Sonnets are poems with 14 lines, usually with 10 syllables in each line, following the traditional English rhythm of unstressed and stressed beats called iambic pentameter. Like haiku, sonnets are strong examples of poetry with a strict form, as opposed to free verse, which allows for unrestricted use of rhyme and stanza structure. The significance of the sonnet is closely linked to this form and how it has been used by authors. Rhyme schemes vary, but notable types have developed throughout literary history.
The most prominent types of sonnets in English are the Italian or Petrarchan sonnet and the English or Shakespearean sonnet. The Petrarchan sonnet consists of one eight-line stanza (an octave) followed by one six-line stanza (a sestet), traditionally with a rhyme scheme such as abbaabba cdecde. The English sonnet consists of three four-line stanzas (quatrains) followed by a single two-line stanza (a couplet), following a rhyme scheme of abab cdcd efef gg. The Spenserian sonnet is another prominent type of English sonnet, which has a traditional rhyme scheme of abab bcbc cdcd ee.
According to the Folger Shakespeare Library, sonnets first became prominent during the 14th century when the form used by Petrarch became significant in Italy. The form then spread during the Renaissance to England, Portugal, Spain, Germany, and France, and in Elizabethan England, Shakespeare mastered the sonnet in the English language. During the Romantic period in Germany, the work of August Wilhelm von Schlegel gave sonnets significance in the German literary tradition. After Shakespeare and the English Renaissance, the sonnet form continued to be used in poetry, but it was not until the work of writers during the English Romantic period like William Wordsworth that they became popular again. It remained a significant poetic form in the 20th century through the work of American poets such as Robert Frost, Edna St. Vincent Millay and Gwendolyn Brooks.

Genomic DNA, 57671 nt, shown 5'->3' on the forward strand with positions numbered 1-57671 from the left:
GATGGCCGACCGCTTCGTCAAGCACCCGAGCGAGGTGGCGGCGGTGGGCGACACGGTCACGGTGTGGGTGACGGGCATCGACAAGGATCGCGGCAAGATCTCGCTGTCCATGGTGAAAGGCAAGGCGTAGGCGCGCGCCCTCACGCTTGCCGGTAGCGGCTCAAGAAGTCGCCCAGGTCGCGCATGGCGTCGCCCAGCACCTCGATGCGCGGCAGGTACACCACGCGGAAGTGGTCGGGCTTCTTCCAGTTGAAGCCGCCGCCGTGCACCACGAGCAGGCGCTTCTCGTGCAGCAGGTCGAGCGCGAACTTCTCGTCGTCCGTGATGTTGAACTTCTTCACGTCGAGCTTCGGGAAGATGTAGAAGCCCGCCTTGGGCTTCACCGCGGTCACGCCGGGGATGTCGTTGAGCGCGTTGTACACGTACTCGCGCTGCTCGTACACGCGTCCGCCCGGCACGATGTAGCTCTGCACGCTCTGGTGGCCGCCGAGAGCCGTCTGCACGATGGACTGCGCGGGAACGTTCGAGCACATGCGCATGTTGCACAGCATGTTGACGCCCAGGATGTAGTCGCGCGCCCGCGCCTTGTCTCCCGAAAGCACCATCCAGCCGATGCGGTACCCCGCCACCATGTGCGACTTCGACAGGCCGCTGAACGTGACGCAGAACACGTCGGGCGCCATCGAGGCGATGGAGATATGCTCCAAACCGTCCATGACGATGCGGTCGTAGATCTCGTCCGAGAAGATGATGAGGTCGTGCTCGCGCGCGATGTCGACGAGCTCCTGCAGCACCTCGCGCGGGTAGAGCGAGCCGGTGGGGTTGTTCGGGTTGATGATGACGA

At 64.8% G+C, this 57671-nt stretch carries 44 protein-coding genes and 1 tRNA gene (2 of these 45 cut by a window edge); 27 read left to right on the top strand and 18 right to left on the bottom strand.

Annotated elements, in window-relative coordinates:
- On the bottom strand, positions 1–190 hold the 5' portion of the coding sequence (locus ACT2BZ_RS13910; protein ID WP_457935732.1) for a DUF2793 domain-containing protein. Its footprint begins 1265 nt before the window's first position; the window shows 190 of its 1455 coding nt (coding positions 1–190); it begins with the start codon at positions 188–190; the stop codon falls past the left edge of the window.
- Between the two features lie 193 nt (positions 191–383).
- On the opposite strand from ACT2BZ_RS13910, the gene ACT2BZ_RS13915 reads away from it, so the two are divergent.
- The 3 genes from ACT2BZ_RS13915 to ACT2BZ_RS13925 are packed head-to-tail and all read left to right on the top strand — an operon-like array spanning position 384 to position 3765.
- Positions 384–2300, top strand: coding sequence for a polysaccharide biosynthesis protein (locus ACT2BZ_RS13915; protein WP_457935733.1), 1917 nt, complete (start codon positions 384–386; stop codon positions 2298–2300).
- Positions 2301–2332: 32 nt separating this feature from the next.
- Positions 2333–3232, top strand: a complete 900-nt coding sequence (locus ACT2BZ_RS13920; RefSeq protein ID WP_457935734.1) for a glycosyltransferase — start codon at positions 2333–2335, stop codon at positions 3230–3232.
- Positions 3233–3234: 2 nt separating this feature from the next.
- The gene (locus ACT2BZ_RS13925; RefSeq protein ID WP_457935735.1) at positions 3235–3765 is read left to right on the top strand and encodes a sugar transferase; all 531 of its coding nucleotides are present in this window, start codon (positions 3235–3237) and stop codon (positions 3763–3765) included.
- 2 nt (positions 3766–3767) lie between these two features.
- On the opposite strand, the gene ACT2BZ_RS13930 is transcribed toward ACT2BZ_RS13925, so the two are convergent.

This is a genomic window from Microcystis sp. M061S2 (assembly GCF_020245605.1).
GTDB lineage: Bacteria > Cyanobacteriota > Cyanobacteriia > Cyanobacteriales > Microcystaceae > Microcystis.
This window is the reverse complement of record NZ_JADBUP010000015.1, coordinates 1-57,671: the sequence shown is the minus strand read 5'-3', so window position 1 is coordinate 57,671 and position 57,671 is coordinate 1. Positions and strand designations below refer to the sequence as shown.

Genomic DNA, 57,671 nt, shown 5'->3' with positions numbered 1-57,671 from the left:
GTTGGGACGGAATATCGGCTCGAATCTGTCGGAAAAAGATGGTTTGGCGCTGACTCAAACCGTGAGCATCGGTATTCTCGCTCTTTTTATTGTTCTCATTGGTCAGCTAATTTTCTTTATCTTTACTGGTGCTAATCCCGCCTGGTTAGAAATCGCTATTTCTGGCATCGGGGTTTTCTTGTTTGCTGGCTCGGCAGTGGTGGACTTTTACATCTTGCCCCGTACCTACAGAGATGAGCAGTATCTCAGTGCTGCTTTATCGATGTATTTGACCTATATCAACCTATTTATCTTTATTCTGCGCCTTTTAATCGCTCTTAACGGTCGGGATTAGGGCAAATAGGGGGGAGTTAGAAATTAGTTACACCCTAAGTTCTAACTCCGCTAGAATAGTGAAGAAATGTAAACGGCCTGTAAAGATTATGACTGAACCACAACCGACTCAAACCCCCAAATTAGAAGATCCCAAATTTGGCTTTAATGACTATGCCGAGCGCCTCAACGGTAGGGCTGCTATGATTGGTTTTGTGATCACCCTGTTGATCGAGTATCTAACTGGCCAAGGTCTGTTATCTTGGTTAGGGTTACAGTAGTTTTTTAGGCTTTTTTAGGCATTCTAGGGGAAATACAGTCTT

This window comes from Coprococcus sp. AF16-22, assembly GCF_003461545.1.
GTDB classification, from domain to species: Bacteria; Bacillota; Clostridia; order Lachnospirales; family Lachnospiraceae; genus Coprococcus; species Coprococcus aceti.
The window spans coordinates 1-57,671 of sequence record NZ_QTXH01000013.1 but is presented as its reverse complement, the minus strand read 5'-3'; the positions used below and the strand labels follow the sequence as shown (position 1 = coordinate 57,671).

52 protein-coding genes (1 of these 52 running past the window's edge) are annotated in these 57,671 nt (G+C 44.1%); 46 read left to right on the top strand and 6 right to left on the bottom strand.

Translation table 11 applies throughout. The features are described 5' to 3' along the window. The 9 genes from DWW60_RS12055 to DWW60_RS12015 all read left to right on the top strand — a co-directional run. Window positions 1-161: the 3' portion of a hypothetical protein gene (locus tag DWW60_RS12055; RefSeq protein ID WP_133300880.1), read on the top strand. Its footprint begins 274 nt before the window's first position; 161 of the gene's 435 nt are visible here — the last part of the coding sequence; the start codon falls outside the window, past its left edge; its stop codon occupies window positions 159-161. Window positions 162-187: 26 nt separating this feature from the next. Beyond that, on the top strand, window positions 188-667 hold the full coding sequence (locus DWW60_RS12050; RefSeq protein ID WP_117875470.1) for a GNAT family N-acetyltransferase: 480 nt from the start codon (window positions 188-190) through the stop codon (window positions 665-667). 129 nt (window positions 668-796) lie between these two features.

Dating back to Petrarch, traditional sonnets contain strong themes of love. Petrarch discussed unattainable love and the pain that it can bring, and English poets such as Shakespeare followed this example during his time. While sonnets often discuss the difficulties of love, other themes are also appropriate. According to the Folger Shakespeare Library, Petrarch’s sonnets also explored the notion that poems, and art works in general, will outlive their creators.
Sonnets remain significant because they offer examples of how strict, formal poetry can also offer some flexibility to authors. For example, switching the rhythm of a sonnet’s typical unstressed/stressed pattern to a stressed/unstressed pattern in one line draws attention to the line and does not violate the more important formal requirements such as stanza length. Contemporary poets have used the traditional rules of line, rhythm and rhyme and the opportunity to bend these rules as a way to add new meaning and unique expression to their poetry.